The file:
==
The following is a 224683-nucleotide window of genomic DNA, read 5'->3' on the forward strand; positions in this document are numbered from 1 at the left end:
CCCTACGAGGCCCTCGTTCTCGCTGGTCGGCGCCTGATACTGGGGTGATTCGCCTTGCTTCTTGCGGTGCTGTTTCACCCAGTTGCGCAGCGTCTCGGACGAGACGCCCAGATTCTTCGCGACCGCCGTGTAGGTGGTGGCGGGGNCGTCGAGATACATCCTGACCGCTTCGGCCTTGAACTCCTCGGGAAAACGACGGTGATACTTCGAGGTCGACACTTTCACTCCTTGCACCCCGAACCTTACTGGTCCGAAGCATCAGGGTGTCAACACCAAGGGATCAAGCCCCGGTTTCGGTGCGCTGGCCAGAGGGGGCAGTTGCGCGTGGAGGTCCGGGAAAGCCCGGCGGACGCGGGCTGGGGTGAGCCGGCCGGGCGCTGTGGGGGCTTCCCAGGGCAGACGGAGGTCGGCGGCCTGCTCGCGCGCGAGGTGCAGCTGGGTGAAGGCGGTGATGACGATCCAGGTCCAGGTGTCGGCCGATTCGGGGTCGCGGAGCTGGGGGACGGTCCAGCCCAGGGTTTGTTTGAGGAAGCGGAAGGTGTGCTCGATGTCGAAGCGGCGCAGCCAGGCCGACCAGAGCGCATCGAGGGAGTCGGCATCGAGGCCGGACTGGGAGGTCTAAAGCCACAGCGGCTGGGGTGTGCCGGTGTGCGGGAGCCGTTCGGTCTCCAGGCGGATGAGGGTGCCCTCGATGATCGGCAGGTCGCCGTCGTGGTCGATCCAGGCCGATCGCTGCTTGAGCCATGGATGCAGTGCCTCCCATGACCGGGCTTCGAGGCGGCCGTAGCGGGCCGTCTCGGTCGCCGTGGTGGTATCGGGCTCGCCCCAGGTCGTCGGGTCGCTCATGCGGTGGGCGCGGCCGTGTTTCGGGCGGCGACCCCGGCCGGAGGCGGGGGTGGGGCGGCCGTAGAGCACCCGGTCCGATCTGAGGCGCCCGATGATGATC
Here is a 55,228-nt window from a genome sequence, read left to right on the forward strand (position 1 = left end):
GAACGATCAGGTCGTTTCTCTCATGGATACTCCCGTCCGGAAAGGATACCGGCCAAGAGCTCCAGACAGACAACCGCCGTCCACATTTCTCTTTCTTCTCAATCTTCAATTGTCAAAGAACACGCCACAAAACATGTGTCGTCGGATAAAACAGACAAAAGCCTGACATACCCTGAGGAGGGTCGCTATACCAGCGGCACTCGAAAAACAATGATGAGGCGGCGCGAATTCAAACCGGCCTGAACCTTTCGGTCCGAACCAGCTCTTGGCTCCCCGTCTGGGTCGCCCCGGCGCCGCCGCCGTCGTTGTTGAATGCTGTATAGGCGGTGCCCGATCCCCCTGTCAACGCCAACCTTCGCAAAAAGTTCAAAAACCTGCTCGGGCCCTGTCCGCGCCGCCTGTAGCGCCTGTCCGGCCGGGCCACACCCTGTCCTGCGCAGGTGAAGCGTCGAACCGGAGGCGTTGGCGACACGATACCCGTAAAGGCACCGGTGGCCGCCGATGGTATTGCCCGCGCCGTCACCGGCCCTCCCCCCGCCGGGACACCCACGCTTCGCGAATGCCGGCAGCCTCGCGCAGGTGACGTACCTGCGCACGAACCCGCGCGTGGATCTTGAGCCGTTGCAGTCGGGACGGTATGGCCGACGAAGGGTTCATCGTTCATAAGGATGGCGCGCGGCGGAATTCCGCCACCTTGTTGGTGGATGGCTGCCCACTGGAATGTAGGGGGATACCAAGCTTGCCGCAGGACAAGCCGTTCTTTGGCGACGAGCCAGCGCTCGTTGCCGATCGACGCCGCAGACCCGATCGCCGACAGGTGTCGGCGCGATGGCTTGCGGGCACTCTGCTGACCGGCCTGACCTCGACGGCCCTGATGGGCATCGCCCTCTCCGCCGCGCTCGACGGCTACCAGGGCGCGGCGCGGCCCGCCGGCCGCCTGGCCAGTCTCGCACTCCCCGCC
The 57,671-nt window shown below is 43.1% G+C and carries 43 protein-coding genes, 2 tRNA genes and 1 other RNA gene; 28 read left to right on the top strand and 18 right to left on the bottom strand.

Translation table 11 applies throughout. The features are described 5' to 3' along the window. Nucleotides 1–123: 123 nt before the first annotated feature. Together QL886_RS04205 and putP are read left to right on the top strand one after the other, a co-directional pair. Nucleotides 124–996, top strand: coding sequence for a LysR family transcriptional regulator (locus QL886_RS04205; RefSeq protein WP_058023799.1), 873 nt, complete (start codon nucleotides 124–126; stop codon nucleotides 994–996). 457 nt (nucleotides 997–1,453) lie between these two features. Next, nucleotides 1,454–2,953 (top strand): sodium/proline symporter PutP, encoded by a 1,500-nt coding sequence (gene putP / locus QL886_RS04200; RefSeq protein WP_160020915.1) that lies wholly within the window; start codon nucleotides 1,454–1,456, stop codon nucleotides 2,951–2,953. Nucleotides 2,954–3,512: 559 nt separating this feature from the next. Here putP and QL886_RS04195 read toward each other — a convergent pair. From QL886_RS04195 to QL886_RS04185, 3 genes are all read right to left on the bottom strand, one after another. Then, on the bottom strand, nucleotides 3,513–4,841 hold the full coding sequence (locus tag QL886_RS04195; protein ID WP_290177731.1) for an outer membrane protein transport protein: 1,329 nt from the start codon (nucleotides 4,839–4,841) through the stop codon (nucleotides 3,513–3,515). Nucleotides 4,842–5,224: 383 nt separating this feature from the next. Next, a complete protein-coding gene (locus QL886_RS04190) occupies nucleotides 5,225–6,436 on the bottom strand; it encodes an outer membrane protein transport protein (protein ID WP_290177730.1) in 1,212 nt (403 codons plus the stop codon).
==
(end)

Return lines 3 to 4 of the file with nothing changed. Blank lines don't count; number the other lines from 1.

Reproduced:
Here is a 55,228-nt window from a genome sequence, read left to right on the forward strand (position 1 = left end):
GAACGATCAGGTCGTTTCTCTCATGGATACTCCCGTCCGGAAAGGATACCGGCCAAGAGCTCCAGACAGACAACCGCCGTCCACATTTCTCTTTCTTCTCAATCTTCAATTGTCAAAGAACACGCCACAAAACATGTGTCGTCGGATAAAACAGACAAAAGCCTGACATACCCTGAGGAGGGTCGCTATACCAGCGGCACTCGAAAAACAATGATGAGGCGGCGCGAATTCAAACCGGCCTGAACCTTTCGGTCCGAACCAGCTCTTGGCTCCCCGTCTGGGTCGCCCCGGCGCCGCCGCCGTCGTTGTTGAATGCTGTATAGGCGGTGCCCGATCCCCCTGTCAACGCCAACCTTCGCAAAAAGTTCAAAAACCTGCTCGGGCCCTGTCCGCGCCGCCTGTAGCGCCTGTCCGGCCGGGCCACACCCTGTCCTGCGCAGGTGAAGCGTCGAACCGGAGGCGTTGGCGACACGATACCCGTAAAGGCACCGGTGGCCGCCGATGGTATTGCCCGCGCCGTCACCGGCCCTCCCCCCGCCGGGACACCCACGCTTCGCGAATGCCGGCAGCCTCGCGCAGGTGACGTACCTGCGCACGAACCCGCGCGTGGATCTTGAGCCGTTGCAGTCGGGACGGTATGGCCGACGAAGGGTTCATCGTTCATAAGGATGGCGCGCGGCGGAATTCCGCCACCTTGTTGGTGGATGGCTGCCCACTGGAATGTAGGGGGATACCAAGCTTGCCGCAGGACAAGCCGTTCTTTGGCGACGAGCCAGCGCTCGTTGCCGATCGACGCCGCAGACCCGATCGCCGACAGGTGTCGGCGCGATGGCTTGCGGGCACTCTGCTGACCGGCCTGACCTCGACGGCCCTGATGGGCATCGCCCTCTCCGCCGCGCTCGACGGCTACCAGGGCGCGGCGCGGCCCGCCGGCCGCCTGGCCAGTCTCGCACTCCCCGCC